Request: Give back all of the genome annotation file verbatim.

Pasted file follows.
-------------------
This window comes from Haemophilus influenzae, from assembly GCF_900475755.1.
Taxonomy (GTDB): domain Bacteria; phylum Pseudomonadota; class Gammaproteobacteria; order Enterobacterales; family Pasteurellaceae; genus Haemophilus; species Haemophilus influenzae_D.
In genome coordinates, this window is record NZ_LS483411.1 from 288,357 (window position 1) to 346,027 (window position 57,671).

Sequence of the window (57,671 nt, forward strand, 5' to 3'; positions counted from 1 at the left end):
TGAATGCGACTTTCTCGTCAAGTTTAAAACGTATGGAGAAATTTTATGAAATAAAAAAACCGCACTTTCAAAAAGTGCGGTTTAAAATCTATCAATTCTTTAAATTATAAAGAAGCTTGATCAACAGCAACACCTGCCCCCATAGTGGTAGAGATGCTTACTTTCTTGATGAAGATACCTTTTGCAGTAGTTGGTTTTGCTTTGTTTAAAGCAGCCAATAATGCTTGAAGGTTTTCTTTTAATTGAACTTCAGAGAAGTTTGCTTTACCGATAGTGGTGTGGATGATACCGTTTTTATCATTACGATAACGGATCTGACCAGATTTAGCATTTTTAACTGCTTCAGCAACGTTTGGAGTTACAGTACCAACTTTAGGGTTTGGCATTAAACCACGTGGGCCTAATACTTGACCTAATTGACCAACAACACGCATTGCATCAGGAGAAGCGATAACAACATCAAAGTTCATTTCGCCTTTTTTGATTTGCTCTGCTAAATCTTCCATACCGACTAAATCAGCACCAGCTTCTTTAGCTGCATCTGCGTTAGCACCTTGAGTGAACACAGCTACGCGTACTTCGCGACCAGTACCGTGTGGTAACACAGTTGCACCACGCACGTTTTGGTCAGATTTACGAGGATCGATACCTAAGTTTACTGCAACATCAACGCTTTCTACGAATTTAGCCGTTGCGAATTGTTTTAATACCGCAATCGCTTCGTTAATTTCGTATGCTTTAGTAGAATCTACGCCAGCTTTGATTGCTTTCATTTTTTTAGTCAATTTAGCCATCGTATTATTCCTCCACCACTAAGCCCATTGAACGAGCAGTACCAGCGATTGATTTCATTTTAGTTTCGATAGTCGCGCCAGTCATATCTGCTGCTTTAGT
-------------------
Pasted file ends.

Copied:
This window comes from Haemophilus influenzae, from assembly GCF_900475755.1.
Taxonomy (GTDB): domain Bacteria; phylum Pseudomonadota; class Gammaproteobacteria; order Enterobacterales; family Pasteurellaceae; genus Haemophilus; species Haemophilus influenzae_D.
In genome coordinates, this window is record NZ_LS483411.1 from 288,357 (window position 1) to 346,027 (window position 57,671).

Sequence of the window (57,671 nt, forward strand, 5' to 3'; positions counted from 1 at the left end):
TGAATGCGACTTTCTCGTCAAGTTTAAAACGTATGGAGAAATTTTATGAAATAAAAAAACCGCACTTTCAAAAAGTGCGGTTTAAAATCTATCAATTCTTTAAATTATAAAGAAGCTTGATCAACAGCAACACCTGCCCCCATAGTGGTAGAGATGCTTACTTTCTTGATGAAGATACCTTTTGCAGTAGTTGGTTTTGCTTTGTTTAAAGCAGCCAATAATGCTTGAAGGTTTTCTTTTAATTGAACTTCAGAGAAGTTTGCTTTACCGATAGTGGTGTGGATGATACCGTTTTTATCATTACGATAACGGATCTGACCAGATTTAGCATTTTTAACTGCTTCAGCAACGTTTGGAGTTACAGTACCAACTTTAGGGTTTGGCATTAAACCACGTGGGCCTAATACTTGACCTAATTGACCAACAACACGCATTGCATCAGGAGAAGCGATAACAACATCAAAGTTCATTTCGCCTTTTTTGATTTGCTCTGCTAAATCTTCCATACCGACTAAATCAGCACCAGCTTCTTTAGCTGCATCTGCGTTAGCACCTTGAGTGAACACAGCTACGCGTACTTCGCGACCAGTACCGTGTGGTAACACAGTTGCACCACGCACGTTTTGGTCAGATTTACGAGGATCGATACCTAAGTTTACTGCAACATCAACGCTTTCTACGAATTTAGCCGTTGCGAATTGTTTTAATACCGCAATCGCTTCGTTAATTTCGTATGCTTTAGTAGAATCTACGCCAGCTTTGATTGCTTTCATTTTTTTAGTCAATTTAGCCATCGTATTATTCCTCCACCACTAAGCCCATTGAACGAGCAGTACCAGCGATTGATTTCATTTTAGTTTCGATAGTCGCGCCAGTCATATCTGCTGCTTTAGT